Canyons, the final frontier of the Pacific Northwest! Five lectures and two field sessions will teach canyoneering specific anchor and rappel techniques to sustainably explore hidden canyons and wild waterfalls.

Canyoneering (or “Canyoning”) is the sport of exploring canyons using a variety of techniques such as scrambling, climbing, rappelling, wading and swimming.  The term is most often used to describe technical descents requiring ropes, harnesses, and other specialized gear. This class will focus primarily on local aquatic canyons in the Pacific Northwest.

Course Information & Format

The Mazamas Canyoneering class takes place over approximately six weeks from late May through June. The class includes five lectures held at the Mazamas Mountaineering Center (MMC), two field sessions, and an optional July camping weekend outing following the class.

The application for the class typically opens in April.

View the exact dates of the class and register at the link below:

Applications for the 2024 class are closed. 

Click here for the 2024 Canyoneering class registration

Course Details

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Prerequisites

No previous canyoneering experience required; however, participants should be familiar with belaying, rope management, wilderness navigation, and also be a competent swimmer. This is NOT a beginner class for rappelling. Participants must be able to safely execute a basic rappel without supervision. One way participants can achieve the required rappelling experience is by taking the Mazamas BCEP class.

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REQUIRED GEAR

Canyoneering class participants are expected to have all the gear below to take the Mazamas Canyoneering class:

  • Full body wetsuit - (Thickness - 4/3 or 5/4 if you run cold. Farmer John wetsuits and shorties are not permitted.)
  • Climbing harness and helmet
  • Canyon-specific rappel device (Ex: Imlay Critr)
  • Figure 8 device (Ex: Kong Classic Figure 8)
  • Large locking carabiners x 4 (Ex: Black Diamond Rocklock)
  • Prusiks loops x 2 (waist and foot for ascending)
  • Quick Link x 3 (climbing rated, size 7mm or 8mm)
  • 30 feet of 1" black climb-spec webbing
  • 40 liter backpack (be prepared to help carry the ropes)
  • Dry bag (for car keys, food, etc.)
  • Quick-dry synthetic clothing
  • Rain shell jacket
  • Light hiking boots with decent tread
  • Neoprene socks (recommended) or wool socks
  • Rappel gloves (gardening gloves work well)
  • Signaling whistle (ex: Fox 40 whistle)
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Gear Package

During registration there will be an option to indicate if you would like to purchase a basic canyoneering gear package that includes the below. Please note, the gear package is discounted compared to if you bought the items at retail. Buying the gear package is strongly recommended.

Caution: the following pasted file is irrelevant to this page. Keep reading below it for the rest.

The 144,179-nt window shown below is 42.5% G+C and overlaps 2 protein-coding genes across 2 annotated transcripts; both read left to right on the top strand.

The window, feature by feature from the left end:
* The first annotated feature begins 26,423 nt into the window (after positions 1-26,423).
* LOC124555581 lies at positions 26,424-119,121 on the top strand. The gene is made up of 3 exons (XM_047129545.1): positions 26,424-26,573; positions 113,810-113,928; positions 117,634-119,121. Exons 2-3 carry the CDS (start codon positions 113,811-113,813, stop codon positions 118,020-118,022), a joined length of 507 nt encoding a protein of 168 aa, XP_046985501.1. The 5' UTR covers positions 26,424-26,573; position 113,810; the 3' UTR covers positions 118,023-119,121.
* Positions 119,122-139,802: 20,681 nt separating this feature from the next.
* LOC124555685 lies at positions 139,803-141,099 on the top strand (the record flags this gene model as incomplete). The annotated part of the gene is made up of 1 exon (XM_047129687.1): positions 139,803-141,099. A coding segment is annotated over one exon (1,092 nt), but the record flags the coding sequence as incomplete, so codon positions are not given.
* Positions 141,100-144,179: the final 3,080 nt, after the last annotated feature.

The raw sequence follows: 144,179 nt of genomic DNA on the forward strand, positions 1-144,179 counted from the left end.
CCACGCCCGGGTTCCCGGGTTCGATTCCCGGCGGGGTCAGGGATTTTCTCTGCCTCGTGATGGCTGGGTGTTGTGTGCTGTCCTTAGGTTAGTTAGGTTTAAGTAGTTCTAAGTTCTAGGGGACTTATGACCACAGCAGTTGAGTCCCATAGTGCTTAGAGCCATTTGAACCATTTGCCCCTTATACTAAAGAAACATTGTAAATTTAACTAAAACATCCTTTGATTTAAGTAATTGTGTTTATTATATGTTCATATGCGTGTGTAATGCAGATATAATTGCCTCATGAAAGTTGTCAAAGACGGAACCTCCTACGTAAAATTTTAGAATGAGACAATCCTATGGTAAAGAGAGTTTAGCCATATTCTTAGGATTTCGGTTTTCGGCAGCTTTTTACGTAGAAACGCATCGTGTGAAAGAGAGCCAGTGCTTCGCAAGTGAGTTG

• 1 Imlay CRITR
  • 1 Carabiner for CRITR
  • 30 feet of 1" black webbing
  • 3 climbing rated quick links
  • Fox 40 Whistle
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Tuition

$475/members & $565/nonmembers

Tuition Assistance and payment plans are available. The application for financial assistance is built into the course application process. Tuition includes a copy of "Canyoning in the Pacific Northwest: A Technical Resource" by Kevin Clark.

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Skills Taught
  • Planning an outing
  • Canyon hazards
  • Appropriate gear & water protection
  • Leave no trace & canyon ethics
  • Rappel technique & situational awareness
  • Signals & communication
  • Single rope rappel technique
  • Why two-strand rappels are dangerous in canyons with significant water
  • Why the ATC is not a good rappel device in canyons
  • Rope blocks
  • Rigging for contingency
  • Retrievable anchors
  • Introduction to swiftwater
  • Introduction to canyon rescue
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Canyoneering Involves
  • Anchor creativity
  • Team work
  • Rappelling down waterfalls
  • Rappelling in confined spaces\Rappelling with packs
  • Landing in deep pools
  • Swimming & dealing with current
  • Cold temperatures (many creeks stay cold all year round)
  • Bushwhacking to remote areas
  • Tremendous fun!
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Canyoneering History

Today, canyoneering is practiced all over the world, although it is most well known in Europe and the United States. In North America, its most commonly associated with the famous slot canyons of the Colorado Plateau, although it’s also practiced in the Rocky Mountains, the Sierra Nevada, Arizona, British Columbia, Mexico, Hawaii, and here in the Cascade Range. With one of the greatest concentrations of waterfalls in the world, canyoneering is a natural fit for the Pacific Northwest.

Like climbs, canyons can vary widely in level of difficulty:  ranging from the easy hike-through variety to the extremely technical. Dry canyons are significantly easier in terms of rigging and preparation compared to those with flowing water.  The more water that’s present, the more difficult the canyon becomes.

While there are many similarities between canyoneering and climbing, the two are unique sports with unique techniques and hazards.  Experienced climbers may find their skills do not translate entirely to the canyon world; there’s a lot more to learn.

Canyoneering Contact Information

Do you have a question about the Mazamas Canyoneering Class? Do not hesitate to email us at canyoneering@mazamas.org.